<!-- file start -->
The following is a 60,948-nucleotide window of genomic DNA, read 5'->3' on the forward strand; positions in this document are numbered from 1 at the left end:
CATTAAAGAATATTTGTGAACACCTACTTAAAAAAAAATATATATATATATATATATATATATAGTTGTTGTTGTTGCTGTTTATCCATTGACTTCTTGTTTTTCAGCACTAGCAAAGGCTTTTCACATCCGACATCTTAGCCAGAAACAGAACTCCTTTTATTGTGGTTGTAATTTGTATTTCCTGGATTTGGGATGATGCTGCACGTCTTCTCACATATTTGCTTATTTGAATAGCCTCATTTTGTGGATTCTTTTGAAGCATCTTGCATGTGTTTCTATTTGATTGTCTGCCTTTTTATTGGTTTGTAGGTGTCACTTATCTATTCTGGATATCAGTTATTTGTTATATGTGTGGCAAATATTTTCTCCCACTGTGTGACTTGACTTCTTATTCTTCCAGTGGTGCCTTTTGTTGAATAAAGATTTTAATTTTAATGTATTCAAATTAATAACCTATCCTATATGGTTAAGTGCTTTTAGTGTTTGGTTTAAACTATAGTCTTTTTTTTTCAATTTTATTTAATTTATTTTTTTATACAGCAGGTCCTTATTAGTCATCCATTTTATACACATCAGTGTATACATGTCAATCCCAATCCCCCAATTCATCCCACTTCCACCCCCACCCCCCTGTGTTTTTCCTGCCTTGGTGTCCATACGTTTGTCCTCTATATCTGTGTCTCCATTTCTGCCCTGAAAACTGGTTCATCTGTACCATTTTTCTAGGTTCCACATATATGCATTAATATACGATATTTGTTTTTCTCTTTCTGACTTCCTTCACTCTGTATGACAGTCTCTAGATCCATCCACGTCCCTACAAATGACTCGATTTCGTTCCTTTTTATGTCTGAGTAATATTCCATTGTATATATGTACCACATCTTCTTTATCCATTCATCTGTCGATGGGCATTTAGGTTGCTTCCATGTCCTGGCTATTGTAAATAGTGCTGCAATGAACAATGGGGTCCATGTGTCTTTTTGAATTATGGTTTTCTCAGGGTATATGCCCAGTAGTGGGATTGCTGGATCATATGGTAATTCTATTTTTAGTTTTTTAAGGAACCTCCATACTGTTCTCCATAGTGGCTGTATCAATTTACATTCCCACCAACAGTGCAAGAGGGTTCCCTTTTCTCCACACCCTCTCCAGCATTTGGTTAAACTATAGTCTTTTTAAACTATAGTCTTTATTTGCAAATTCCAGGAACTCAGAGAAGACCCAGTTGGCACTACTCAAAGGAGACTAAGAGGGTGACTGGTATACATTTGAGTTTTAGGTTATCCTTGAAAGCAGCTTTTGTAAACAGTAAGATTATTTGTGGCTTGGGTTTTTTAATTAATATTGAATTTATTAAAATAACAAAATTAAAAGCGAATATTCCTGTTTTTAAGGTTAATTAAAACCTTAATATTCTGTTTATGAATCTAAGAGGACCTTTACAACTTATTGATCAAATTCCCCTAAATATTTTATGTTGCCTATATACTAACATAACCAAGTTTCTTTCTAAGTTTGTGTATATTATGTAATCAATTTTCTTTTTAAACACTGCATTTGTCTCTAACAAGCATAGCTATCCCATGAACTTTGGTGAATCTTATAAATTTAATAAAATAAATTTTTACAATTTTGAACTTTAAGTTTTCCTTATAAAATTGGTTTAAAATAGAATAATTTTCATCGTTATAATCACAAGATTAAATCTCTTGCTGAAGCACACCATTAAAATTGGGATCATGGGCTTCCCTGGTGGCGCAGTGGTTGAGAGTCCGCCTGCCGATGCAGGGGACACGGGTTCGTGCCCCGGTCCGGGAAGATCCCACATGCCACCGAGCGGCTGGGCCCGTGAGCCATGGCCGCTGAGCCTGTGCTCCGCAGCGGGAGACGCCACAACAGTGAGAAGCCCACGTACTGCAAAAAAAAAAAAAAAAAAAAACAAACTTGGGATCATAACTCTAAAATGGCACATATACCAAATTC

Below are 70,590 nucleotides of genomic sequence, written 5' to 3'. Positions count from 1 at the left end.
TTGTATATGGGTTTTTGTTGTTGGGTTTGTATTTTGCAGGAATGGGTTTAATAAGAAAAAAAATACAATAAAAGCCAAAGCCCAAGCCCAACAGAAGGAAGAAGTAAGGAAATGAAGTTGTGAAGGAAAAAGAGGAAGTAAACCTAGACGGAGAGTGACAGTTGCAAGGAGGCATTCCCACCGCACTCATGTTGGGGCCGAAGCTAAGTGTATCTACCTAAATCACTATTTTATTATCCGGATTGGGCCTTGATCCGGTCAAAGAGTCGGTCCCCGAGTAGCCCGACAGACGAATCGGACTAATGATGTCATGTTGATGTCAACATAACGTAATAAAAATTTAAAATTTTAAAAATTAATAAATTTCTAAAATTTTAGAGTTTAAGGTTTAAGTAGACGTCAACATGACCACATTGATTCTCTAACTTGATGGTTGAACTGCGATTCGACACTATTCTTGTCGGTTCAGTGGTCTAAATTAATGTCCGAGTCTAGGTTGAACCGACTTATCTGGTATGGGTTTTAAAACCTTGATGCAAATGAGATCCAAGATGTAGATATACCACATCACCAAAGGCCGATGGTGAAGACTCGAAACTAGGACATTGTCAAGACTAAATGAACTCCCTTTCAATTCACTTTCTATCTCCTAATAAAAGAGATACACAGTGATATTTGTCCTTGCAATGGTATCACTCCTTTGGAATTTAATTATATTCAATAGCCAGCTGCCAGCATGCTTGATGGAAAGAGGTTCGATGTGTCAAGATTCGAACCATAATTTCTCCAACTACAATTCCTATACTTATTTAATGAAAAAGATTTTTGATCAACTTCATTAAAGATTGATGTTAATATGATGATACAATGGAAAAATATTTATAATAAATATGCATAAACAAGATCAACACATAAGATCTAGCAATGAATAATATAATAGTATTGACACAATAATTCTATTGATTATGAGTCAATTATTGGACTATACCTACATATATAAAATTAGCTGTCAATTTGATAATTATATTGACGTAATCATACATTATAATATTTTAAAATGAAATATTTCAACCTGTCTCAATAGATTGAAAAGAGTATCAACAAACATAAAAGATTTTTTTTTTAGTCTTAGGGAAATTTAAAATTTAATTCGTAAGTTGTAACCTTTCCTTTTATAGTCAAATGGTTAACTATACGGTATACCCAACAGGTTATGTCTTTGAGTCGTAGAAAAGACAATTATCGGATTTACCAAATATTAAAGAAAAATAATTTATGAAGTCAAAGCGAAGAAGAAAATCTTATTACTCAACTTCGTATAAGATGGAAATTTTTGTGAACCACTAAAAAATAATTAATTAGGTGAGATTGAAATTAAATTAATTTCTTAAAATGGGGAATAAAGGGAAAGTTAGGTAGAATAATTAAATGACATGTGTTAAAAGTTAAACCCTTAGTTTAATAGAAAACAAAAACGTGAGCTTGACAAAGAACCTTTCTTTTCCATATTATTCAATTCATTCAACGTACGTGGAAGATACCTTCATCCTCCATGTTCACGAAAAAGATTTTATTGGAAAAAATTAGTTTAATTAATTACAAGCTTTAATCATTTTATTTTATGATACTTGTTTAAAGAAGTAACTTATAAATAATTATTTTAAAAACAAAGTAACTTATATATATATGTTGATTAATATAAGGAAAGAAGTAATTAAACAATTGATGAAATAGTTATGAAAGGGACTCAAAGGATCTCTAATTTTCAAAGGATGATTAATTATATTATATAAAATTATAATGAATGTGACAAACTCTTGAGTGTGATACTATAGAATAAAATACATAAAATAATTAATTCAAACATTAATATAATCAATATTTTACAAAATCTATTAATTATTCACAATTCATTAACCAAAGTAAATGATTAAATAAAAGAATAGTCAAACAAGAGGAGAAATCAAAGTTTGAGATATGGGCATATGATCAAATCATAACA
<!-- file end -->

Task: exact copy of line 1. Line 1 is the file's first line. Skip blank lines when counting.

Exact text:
The following is a 60,948-nucleotide window of genomic DNA, read 5'->3' on the forward strand; positions in this document are numbered from 1 at the left end: